“Consider that you have maybe 20 different math problems to solve at once, and the only way for these students to solve them is to say them out loud, really loud,” he said. “This is what a group class looks like. It’s almost impossible to work through these individual issues without everyone sitting down and wasting their time.
Outgoing Ripon Rotary Club president Liz Nevitt said she moved to the district when her daughter was in middle school and the group’s program had a positive influence on her daughter.
“By the time my daughter graduated, she had played six different instruments at concerts,” she said, becoming emotional as she spoke. “It wouldn’t happen if there wasn’t enough time for summer school, private lessons, group trips [and] bunch of peps. … The music program creates happiness for our children when they play music. What effect will it have if we remove music from our lives? »
Officials discuss group position, budget impact
School board member Andy Lyke thanked everyone who attended the meeting for showing their support and enthusiasm for the music program.
That passion, he said, needs to be directed to those who can make a difference to district funding — state and federal Ripon officials — to avoid future cuts.
“We’re trying to do more and more with less and less,” Lyke said. “These are programs we don’t want to lose, and we need funding to maintain them because they are so important.”
Hatlan added that the discussion about consolidating band positions that stemmed from Polcyn’s upcoming retirement was common and happened in most departments when an employee retired and the district tried to avoid layoffs.
He noted that the new proposal, which retains 3.5 full-time music staff, gives the district time to increase enrollment in the music program.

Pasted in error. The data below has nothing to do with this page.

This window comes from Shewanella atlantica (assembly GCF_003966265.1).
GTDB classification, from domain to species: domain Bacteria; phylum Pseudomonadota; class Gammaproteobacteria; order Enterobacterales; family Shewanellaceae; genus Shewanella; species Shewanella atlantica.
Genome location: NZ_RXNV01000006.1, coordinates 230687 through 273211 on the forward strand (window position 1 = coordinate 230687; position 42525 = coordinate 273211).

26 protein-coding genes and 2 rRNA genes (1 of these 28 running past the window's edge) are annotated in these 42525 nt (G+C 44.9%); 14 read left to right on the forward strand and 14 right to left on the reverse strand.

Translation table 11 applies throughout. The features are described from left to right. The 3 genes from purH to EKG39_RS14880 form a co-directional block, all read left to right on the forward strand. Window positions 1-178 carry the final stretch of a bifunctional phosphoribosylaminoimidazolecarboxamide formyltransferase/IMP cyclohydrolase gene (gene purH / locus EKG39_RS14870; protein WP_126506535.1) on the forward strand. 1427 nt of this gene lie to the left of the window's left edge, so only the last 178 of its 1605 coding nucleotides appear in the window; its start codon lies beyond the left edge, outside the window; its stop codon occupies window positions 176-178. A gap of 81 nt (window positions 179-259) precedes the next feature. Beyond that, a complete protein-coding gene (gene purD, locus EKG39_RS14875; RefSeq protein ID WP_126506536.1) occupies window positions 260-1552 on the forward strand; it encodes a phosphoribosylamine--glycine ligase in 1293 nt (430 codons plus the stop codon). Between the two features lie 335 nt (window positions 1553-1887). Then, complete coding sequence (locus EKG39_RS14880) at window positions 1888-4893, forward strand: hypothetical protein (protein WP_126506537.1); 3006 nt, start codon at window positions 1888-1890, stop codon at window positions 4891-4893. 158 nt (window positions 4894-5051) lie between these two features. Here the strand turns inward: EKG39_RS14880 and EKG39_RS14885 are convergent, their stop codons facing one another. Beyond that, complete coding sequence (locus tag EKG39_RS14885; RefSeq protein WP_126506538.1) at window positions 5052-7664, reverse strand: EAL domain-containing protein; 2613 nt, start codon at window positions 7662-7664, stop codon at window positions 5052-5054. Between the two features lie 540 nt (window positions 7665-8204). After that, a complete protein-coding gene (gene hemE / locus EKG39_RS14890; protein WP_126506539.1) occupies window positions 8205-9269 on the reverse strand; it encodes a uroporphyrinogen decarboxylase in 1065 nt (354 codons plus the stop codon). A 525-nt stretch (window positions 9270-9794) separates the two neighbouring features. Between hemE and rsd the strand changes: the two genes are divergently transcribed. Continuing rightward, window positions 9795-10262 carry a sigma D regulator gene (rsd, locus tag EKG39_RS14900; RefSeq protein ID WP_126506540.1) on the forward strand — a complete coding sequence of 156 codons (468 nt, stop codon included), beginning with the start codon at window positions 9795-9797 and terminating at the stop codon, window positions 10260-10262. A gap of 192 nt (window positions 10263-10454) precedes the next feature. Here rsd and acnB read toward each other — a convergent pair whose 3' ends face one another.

Whitrock added that SADR was discussing ways to increase music signups.
“That’s the job for the next year: looking at new course options, and there’s even been discussion about ways to deliver some of those and engage students in some of those.” opportunities,” she said.
School board vice president Nate Zimdars acknowledged that it might take time to increase music enrollment after Polcyn’s retirement, as many students were likely drawn to the program because of her.
“There’s no denying that Sandy was seen as a dynamic bandleader, so I wouldn’t be surprised if there were any challenges at the start,” he said.
SADR Chief Commercial Officer Jonah Adams noted that the initial draft budget for 2022-23 was intended to prepare for a loss of revenue from 2023-24 as federal funds will no longer be available.
In the 2022-23 school year, federal funds will provide about $1.26 million in operating revenue and the state’s next two-year budget likely won’t replace the current level of revenue, according to a memo. of the district.
Adams noted that the federal money SADR received allowed the district to improve student support and cover inflationary increases in staff compensation.
“The government can have an impact on what happens with our income and our income limits,” he said. “It’s at the state and federal levels. We used the aid to do what it was intended to do: help students and add supports and interventions to students. »
“…We create our budget to be balanced. We are looking to the future and we believe that in two years it will be quite difficult with the loss of the ESSER funds.
If the district doesn’t see an increase in revenue, Whitrock added that it “probably will have [budget] cut the following year.
In other news
In other news from the Ripon School Board meeting:
The school board voted unanimously to terminate Catalyst Charter School. Lyke described the vote as “bittersweet” because Catalyst has helped many SADR students.